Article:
Wow! A Virginia Range (Nevada) Wild horse stallion was rescued from falling through a newly designed cattle grate.
I was told by Willis Lamm from Least Resistance Training Concepts Large Animal Emergency Response Team that the Drop in the Bucket Fund had majorly contributed to this miraculous wild mustang rescue!
We have helped LRTC purchase emergency equipment, including an A-Frame earlier this year, and all of that equipment was used to help this stallion. Thank you, donors! Way to go! Look what you helped achieve for this wild horse!
And thank you to LRTC LARGE ANIMAL ER TEAM!!!
Note: This was all done without sedation… amazing. A wild horse. They kept him calm. Bravo!
A note from Willis Lamm, who posted about this Least Resistance Training Concepts Large Animal Emergency save:
We received two calls almost simultaneously. This one was by far the scariest and trickiest. NHP reported a wild horse stuck in a cattle guard on US-95A at Damon’s curve.
Cattle guard rescues are my worst nightmare. You have to work up close in a dangerous situation. One wrong move and someone gets hurt or the horse breaks a leg and has to be put down. NHP did a great job keeping the Lookie Lous away. Our crew was assisted by Brittany and Linda from LBL Equine Rescue, and some really great crews from North Lyon County Fire and Central Lyon County Fire.
Normally if a horse steps on one of these newer cattle guards and his toe slips through the grating, it’s because when his hoof rotates into a toe down position it’s narrower and slips through. His heel bulbs may compress a little in the process. Most times the horse lifts his leg back up, there’s a little squeeze against the heel bulb as it passes through the narrow slot, but he gets out OK.
Where this issue gets challenging is when the horse spins around, the hoof is no longer at an angle of practical extrication (the sides of the hoof won’t compress to pass through as the heel bulbs would) and the horse is basically stuck fast until everything can be repositioned correctly.
Add to that a 900 – 1000 Lb. animal that needs to be repositioned. Then end up dropping other legs through the grate making things exponentially more complicated.
In this case a combination of rescue harnesses, recovery straps, pulley systems and pry bars, applied calmly and deliberately so as not to overly agitate the horse, eventually got the job done.
The motor noise in the video is from a nearby fire engine. Its crew fired up its generator in the event we needed to cut some welds in the cattle guard since the Jaws of Life wouldn’t budge it. It turned out, however, that we were able to adjust our approach to achieve a successful extrication angle for one hind leg that was totally jammed.
WHY NO SEDATION?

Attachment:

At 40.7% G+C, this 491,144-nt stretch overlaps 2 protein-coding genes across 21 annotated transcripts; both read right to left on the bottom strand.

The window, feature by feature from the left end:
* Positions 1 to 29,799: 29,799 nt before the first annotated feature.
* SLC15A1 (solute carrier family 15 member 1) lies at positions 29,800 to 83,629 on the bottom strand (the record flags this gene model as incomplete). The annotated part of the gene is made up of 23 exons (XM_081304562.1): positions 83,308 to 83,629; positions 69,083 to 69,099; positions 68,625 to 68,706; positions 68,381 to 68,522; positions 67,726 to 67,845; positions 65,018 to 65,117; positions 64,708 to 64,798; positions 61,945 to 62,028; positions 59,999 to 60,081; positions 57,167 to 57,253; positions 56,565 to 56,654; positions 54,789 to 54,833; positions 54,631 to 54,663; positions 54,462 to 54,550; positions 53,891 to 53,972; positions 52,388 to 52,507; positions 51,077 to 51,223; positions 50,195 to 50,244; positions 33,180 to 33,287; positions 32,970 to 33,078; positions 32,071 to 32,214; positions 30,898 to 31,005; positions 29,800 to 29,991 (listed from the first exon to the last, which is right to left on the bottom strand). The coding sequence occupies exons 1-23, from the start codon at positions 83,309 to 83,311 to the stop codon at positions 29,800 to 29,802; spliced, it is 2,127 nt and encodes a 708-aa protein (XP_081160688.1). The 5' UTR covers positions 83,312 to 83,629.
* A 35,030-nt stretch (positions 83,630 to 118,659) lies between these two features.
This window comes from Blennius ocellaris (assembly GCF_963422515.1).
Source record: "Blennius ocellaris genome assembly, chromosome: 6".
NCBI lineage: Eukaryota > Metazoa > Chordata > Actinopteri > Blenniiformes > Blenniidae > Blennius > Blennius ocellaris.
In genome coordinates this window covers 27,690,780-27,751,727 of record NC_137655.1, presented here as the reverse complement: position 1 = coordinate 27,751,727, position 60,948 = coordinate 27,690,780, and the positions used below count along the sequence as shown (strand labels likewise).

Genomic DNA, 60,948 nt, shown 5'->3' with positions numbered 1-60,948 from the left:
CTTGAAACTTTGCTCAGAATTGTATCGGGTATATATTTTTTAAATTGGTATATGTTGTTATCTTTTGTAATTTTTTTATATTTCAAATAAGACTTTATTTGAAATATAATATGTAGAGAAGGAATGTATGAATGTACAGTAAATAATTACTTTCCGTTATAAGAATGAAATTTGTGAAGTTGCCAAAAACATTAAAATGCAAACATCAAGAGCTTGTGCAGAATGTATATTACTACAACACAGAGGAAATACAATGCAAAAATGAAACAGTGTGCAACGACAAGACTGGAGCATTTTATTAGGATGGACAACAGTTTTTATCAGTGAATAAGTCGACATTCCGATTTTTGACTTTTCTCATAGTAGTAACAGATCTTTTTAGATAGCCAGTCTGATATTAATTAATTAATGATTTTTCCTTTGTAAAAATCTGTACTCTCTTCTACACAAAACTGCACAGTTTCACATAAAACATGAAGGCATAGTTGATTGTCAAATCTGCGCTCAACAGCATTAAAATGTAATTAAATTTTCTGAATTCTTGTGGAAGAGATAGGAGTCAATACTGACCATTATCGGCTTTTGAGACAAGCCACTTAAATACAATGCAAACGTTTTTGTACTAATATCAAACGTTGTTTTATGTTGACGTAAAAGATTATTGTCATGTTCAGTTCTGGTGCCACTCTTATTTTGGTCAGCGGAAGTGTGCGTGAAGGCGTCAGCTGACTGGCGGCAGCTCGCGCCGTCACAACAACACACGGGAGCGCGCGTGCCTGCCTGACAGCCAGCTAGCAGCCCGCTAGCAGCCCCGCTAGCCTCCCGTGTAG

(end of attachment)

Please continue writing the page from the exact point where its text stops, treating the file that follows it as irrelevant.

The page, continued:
A response from Willis:
After posting incidents such as the cattle guard rescue, some side discussions typically start regarding sedation. When should you or should you not sedate? The answer is, “It depends.”
The textbook answer is, of course, “if in doubt, sedate,” and that’s a good base line to follow. In rescues involving domestic horses. Particularly if a horse has to be “packaged” onto a Rescue Glide for transport, sedation is an important practice.
But conversely, we also have to consider whether a horse can be safely approached to be sedated before extrication and also how a given horse will likely respond to sedation. Feral (wild) range horses and some more excitable domestics can behave unpredictably under sedation unless it is constantly managed. Also a horse that requires heavy doses of sedation can become extremely dangerous to itself and everyone around it when it comes-to and staggers around in an environment that isn’t properly managed.
I’m not suggesting that anyone not consider sedation. Our reality is just that with these range horses we only chemically sedate if they are being packaged for transport to veterinary care. What we do is we manage the energy at the scene, constantly read the horse’s response to our activities, control the head when we can, provide hay (a good “natural” calming substance) and allow the horse to remain calm as best we can.
Whether you are going to sedate a horse or you’re in a situation where it isn’t practical to do so, keeping the scene orderly, calm, “hysteria free,” and constantly observing the horse’s reaction to what is taking place can do a great deal towards a safe and successful outcome.
And everyone please remember: Even a properly sedated horse can unexpectedly flail with its legs and bite, so it’s important to maintain safety awareness at all times!
THE HEARTWARMING VIDEO…
You can see here that the horse was very sensible. He was totally strapped, the straps came off one by one and then he was free. He looked around, got his bearings, was not fretful at all, stood and trotted off.
NOVEMBER BUCKET FUND HORSES: BONNIE AND CLYDE – Perfectly trained, sweet, polite – AND STARVED. Click here to read their story!
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